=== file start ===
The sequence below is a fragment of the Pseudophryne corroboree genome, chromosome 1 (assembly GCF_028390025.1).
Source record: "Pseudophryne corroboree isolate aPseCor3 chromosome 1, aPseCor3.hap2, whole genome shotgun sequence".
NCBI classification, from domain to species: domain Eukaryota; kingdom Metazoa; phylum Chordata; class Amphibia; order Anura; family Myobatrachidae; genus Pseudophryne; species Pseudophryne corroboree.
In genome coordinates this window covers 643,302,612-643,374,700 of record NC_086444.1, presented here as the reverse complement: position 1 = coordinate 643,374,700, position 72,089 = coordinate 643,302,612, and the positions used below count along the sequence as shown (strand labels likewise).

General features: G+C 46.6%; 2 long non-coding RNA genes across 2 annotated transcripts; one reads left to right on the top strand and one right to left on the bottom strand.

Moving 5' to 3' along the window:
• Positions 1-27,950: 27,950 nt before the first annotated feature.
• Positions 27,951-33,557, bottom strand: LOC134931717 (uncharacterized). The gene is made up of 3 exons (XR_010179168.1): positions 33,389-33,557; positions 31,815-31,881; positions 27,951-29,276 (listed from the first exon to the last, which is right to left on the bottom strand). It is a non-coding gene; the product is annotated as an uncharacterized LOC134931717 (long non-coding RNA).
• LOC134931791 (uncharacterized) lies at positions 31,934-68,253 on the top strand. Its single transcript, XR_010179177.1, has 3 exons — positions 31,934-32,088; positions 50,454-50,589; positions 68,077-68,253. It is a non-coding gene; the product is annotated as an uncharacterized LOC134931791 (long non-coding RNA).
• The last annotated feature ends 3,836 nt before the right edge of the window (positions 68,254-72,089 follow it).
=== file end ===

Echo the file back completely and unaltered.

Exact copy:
The sequence below is a fragment of the Pseudophryne corroboree genome, chromosome 1 (assembly GCF_028390025.1).
Source record: "Pseudophryne corroboree isolate aPseCor3 chromosome 1, aPseCor3.hap2, whole genome shotgun sequence".
NCBI classification, from domain to species: domain Eukaryota; kingdom Metazoa; phylum Chordata; class Amphibia; order Anura; family Myobatrachidae; genus Pseudophryne; species Pseudophryne corroboree.
In genome coordinates this window covers 643,302,612-643,374,700 of record NC_086444.1, presented here as the reverse complement: position 1 = coordinate 643,374,700, position 72,089 = coordinate 643,302,612, and the positions used below count along the sequence as shown (strand labels likewise).

General features: G+C 46.6%; 2 long non-coding RNA genes across 2 annotated transcripts; one reads left to right on the top strand and one right to left on the bottom strand.

Moving 5' to 3' along the window:
• Positions 1-27,950: 27,950 nt before the first annotated feature.
• Positions 27,951-33,557, bottom strand: LOC134931717 (uncharacterized). The gene is made up of 3 exons (XR_010179168.1): positions 33,389-33,557; positions 31,815-31,881; positions 27,951-29,276 (listed from the first exon to the last, which is right to left on the bottom strand). It is a non-coding gene; the product is annotated as an uncharacterized LOC134931717 (long non-coding RNA).
• LOC134931791 (uncharacterized) lies at positions 31,934-68,253 on the top strand. Its single transcript, XR_010179177.1, has 3 exons — positions 31,934-32,088; positions 50,454-50,589; positions 68,077-68,253. It is a non-coding gene; the product is annotated as an uncharacterized LOC134931791 (long non-coding RNA).
• The last annotated feature ends 3,836 nt before the right edge of the window (positions 68,254-72,089 follow it).